In the following description, for purposes of explanation, specific numbers, materials and configurations are set forth in order to provide a thorough understanding of the invention. It will be apparent, however, to one having ordinary skill in the art that the invention may be practiced without these specific details. In some instances, well-known features may be omitted or simplified so as not to obscure the present invention. Furthermore, reference in the specification to phrases such as “one embodiment” or “an embodiment” means that a particular feature, structure or characteristic described in connection with the embodiment is included in at least one embodiment of the invention. The appearances of phrases such as “in one embodiment” in various places in the specification are not necessarily all referring to the same embodiment.

In accordance with the present invention, a system is provided that turns off selected injectors at given diesel engine conditions to provide enhanced fuel economy. Now referring to FIG. 1, in one aspect, a system is depicted that operates to turn off, or not fire, injectors in a diesel engine based on conditions in the engine. A system 2 according to the invention includes engine 10, a fuel system including a fuel tank 12, a fuel pump 14, fuel filter 16, fuel line 17 and a fuel rail 18 that delivers fuel to injectors 20 for delivering fuel to the engine cylinders or intake ports, transmission 30, sensor(s) 40 and control module 50.

Each injector 20 includes a valve 22 such as but not limited to a solenoid valve, disposed at the inlet of the injector 20. In one embodiment fuel rail 18 includes a bypass outlet 19 which delivers fuel to a fuel return line 26 leading to the fuel tank 12. Each valve 22 is normally open but is closable (see closed valve 22 c) to cut off fuel flow to a particular injector 20.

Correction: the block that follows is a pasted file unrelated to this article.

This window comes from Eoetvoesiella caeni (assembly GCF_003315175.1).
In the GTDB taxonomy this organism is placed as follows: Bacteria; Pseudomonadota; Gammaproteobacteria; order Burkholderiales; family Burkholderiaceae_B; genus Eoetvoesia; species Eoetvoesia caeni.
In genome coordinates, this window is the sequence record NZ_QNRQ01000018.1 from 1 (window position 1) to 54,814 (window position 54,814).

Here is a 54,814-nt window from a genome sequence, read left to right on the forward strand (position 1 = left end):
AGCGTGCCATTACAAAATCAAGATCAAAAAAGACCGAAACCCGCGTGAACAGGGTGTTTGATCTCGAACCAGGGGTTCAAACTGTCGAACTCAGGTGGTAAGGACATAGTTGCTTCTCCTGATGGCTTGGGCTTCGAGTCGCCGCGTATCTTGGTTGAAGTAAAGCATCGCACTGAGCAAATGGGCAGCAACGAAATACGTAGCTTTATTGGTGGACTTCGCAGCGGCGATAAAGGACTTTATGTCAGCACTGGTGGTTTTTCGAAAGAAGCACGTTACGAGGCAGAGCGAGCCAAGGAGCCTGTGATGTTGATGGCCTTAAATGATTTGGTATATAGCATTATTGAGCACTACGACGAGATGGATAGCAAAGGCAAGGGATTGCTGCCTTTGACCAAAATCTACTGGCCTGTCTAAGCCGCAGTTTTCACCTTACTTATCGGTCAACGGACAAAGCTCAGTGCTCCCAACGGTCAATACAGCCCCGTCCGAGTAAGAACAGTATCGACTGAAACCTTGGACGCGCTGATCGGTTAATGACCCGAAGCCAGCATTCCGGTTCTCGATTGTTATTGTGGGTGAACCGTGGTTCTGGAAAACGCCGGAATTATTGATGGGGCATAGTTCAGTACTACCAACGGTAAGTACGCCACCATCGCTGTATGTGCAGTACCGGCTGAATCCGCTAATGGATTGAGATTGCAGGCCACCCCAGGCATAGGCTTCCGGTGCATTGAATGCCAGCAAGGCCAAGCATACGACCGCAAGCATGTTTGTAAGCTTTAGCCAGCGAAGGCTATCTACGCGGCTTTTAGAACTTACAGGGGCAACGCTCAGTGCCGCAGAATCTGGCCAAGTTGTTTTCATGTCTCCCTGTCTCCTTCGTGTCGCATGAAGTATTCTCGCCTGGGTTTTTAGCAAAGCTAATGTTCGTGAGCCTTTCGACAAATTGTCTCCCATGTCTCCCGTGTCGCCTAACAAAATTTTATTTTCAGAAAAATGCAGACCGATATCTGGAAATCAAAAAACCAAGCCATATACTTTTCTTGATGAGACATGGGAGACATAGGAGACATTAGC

Injectors 20 may be any injector known in the art such as but not limited to magnetic injectors.

In one aspect the firing “outage” is spread equally among all cylinders to eliminate shake. In one embodiment such a system includes a control module programmed to receive information from the engine and based on the information received control the firing of injectors in the engine, specifically, to turn off certain of the injectors based on the information received. As will be apparent to one skilled in the art a control module may simply be the existing device in a vehicle that controls firing of injectors that is specifically programmed in accordance with the present invention. Information that may be used by the control module includes line pressure in the transmission.

Control of the firing of the injectors may be by any suitable means. In an automotive engine, an electronic control unit (ECU) or engine control module (ECM) may be used to initiate the setting although a suitable passive system might alternatively be applied, depending upon the engine control system capabilities. If desired, any other suitable control system for varying firing of the injectors may be utilized. Such alternatives would include a regulator with a variable control actuated by any suitable electronic or pressure responsive means.

A control signal may be a pulse width modulated signal to engage, partially engage, and disengage, a valve based on engine, vehicle, and/or transmission operating conditions.

Control module 50 may be a conventional microcomputer, including a microprocessor unit 52, input/output ports 54, an electronic storage medium for executable programs and calibration values shown as read only memory chip 56, in this particular example, random access memory 58, keep alive memory 60 and a conventional data bus. Control module 50 is adapted to receive various signals from sensors 40 coupled to engine 10, including measurement of inducted mass air flow (MAF); engine coolant temperature (ECT); a profile ignition pickup signal (PIP); throttle position (TP); absolute Manifold Pressure Signal (MAP); engine speed signal (RPM); transmission pressure and the like as are well known in the art. The control module may alternatively be a computer such as a laptop that is adapted to be plugged into the diagnostic port of an engine, containing software adapted to monitor and process the signals received from the engine. Alternatively, an after-market product similar to the Juice ECM Module available from Edge Products of Ogden, Utah may be employed as a control module.